4 out of 5 stars.

Feral by Holly Schindler
Pub: 8/26/2014
Pg. 432
ARC received by Edelweiss

"It made it seem like Claire's entire life had been tainted by violence, right from the start.  she wondered if violence didn't follow some people, the same way bad luck trailed after others."

Claire Cain is a survivor.  She survived being beaten brutally out in an alley a few months back, and everyday she survives another day of PTSD.  With a chance move, Claire thinks she will be able to heal better some where else; however, the town of Peculiar, Missouri isn't as quiet as she might have hoped.  Within her first couple of weeks in Peculiar a student from Claire's new high school is found murdered, beaten to death/perhaps strangled.  All Claire can focus on are the similarities between herself and Serena.  There is also the sinister way feral cats have been appearing: first at the murder scene, then following Claire around.  Claire must figure out what's going on soon, or else she will lose everything she's been holding on to.  This was an intriguing psychological thriller.  It had me think that it was a supernatural/paranormal book and all of a sudden it became very real.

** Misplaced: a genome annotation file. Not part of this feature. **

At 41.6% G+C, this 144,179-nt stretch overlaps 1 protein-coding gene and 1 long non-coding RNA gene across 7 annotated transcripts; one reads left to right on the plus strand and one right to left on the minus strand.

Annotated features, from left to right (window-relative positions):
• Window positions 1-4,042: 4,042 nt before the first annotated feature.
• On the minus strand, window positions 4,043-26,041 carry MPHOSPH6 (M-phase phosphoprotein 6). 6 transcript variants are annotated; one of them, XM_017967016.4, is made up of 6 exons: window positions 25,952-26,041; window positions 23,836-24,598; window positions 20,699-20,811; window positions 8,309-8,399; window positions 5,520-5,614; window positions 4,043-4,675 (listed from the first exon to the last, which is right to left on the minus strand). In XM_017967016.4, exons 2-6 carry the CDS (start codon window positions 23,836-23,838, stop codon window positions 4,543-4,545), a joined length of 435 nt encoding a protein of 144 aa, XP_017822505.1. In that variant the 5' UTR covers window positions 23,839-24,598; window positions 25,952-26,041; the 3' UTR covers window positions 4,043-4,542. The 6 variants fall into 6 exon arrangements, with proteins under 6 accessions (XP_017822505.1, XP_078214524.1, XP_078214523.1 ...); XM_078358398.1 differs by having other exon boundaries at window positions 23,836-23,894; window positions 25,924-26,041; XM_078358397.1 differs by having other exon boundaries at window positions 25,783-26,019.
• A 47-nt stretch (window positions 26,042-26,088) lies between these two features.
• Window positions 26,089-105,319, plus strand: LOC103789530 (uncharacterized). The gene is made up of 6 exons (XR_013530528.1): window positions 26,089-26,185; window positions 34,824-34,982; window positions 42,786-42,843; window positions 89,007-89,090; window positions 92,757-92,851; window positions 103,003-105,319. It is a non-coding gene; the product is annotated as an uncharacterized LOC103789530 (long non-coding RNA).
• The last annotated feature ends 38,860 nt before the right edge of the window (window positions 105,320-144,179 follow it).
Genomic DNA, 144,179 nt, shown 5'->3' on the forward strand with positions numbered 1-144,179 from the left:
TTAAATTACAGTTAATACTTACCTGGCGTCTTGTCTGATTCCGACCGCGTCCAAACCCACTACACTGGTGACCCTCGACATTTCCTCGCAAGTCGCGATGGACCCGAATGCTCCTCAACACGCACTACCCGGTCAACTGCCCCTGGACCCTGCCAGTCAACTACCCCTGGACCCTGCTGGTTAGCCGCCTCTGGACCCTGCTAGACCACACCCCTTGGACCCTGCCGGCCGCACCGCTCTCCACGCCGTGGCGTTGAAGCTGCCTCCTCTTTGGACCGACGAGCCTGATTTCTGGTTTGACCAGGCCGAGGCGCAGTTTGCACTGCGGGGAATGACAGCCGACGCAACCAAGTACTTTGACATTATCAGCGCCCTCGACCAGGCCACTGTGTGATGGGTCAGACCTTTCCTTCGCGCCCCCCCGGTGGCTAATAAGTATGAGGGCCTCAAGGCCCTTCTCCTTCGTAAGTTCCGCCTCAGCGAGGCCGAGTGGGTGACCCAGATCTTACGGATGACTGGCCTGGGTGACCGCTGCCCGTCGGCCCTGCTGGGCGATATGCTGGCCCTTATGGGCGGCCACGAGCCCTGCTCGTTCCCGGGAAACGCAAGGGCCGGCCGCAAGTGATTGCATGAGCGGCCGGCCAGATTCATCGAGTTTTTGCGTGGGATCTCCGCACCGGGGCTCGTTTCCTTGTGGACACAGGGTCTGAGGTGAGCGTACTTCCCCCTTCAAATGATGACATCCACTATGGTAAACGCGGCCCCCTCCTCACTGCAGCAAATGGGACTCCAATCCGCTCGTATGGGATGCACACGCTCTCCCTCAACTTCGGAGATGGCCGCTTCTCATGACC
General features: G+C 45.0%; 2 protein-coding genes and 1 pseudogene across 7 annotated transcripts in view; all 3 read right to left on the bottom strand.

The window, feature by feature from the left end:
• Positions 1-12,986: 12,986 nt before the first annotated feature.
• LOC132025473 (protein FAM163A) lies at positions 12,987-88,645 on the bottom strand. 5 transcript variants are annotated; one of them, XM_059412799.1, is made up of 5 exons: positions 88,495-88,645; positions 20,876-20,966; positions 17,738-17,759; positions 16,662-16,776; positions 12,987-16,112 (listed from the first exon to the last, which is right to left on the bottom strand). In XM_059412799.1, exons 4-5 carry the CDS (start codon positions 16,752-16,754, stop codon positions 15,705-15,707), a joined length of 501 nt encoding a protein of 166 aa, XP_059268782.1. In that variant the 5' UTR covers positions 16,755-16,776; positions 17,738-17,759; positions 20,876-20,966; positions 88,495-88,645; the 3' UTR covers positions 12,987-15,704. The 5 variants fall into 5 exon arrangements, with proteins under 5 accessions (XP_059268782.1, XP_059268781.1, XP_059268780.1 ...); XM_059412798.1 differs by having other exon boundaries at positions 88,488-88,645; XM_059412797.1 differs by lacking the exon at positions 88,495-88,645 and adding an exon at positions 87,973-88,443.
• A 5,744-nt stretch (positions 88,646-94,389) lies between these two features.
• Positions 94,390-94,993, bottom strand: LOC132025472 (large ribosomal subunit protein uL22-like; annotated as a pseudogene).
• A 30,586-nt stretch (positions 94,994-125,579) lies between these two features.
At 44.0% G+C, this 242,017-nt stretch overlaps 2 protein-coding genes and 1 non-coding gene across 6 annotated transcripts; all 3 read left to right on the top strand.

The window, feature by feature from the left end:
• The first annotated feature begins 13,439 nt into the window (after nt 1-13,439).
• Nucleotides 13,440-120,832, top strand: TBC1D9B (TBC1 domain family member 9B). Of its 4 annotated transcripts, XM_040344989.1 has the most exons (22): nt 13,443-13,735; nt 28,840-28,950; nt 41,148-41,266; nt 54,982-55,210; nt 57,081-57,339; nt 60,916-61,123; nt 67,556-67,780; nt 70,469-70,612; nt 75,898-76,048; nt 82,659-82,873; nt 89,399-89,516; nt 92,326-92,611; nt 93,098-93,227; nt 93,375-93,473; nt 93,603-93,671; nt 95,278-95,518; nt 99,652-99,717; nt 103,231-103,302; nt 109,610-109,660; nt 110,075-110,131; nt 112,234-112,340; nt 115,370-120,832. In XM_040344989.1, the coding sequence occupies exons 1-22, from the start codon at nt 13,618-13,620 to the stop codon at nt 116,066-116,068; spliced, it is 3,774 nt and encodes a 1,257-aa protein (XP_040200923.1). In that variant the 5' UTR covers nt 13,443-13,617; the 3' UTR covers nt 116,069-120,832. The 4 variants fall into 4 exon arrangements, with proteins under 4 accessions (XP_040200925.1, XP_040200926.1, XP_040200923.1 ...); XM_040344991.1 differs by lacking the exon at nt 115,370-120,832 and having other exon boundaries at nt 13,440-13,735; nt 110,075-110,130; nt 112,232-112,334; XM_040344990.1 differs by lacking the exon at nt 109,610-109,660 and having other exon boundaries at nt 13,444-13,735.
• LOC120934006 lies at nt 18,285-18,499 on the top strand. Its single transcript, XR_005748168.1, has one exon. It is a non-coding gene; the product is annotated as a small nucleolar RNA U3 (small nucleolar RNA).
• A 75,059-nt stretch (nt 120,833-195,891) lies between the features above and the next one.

3 out of 5 stars.

Heir of Fire (Throne of Glass, #3)
Heir of Fire by Sarah J. Maas
Pub: 9/2/2014
Pg: 565
ARC received by NetGalley

In Maas' third installment in her Throne of Glass series, we find Celaena traveling back to her birth place, both under orders of the King she hates and also under the advisement of the one who truly loves her, Chaol, for her safety.  There she finds her aunt Maeve, the Queen, and Rowan, a Prince in Maeve's court.  Celaena must go back, to before she was Celaena, and remember who she was, who she was meant to be, and who is suppose to lead the people of her land.  She's not the only one that needs to make these discoveries, back in Adarlan both Prince Dorian and Choal must decide where their loyalties lie, and fully accept themselves and each other for who and what they are.  The action is just as enticing as the past two books; the book continues to demonstrate the dark of the story, as other characters and monsters are introduced to the story line. The romance kills me, because Choal's regret but acceptance is palpable and Celaena's heart break is as well.  Will she be able to forgive him?  Will she find her self mated to Rowan, as the Fae do for eternity?  And will Celaena, Choal, and Dorian be able to bring down the tyranny and restore hope to all?  Loved, loved, loved this book and I love this series even more.  Please don't let there be a love triangle... please!

5 stars.

Don't Touch
Don't Touch by Rachel M. Wilson
Pub: 9/2/2014
Pg: 432
ARC Received by Edelweiss

"Touch another person's skin and Dad will never come home.  The danger feels even bigger than that.  Touch another person's skin and Dad will evaporate."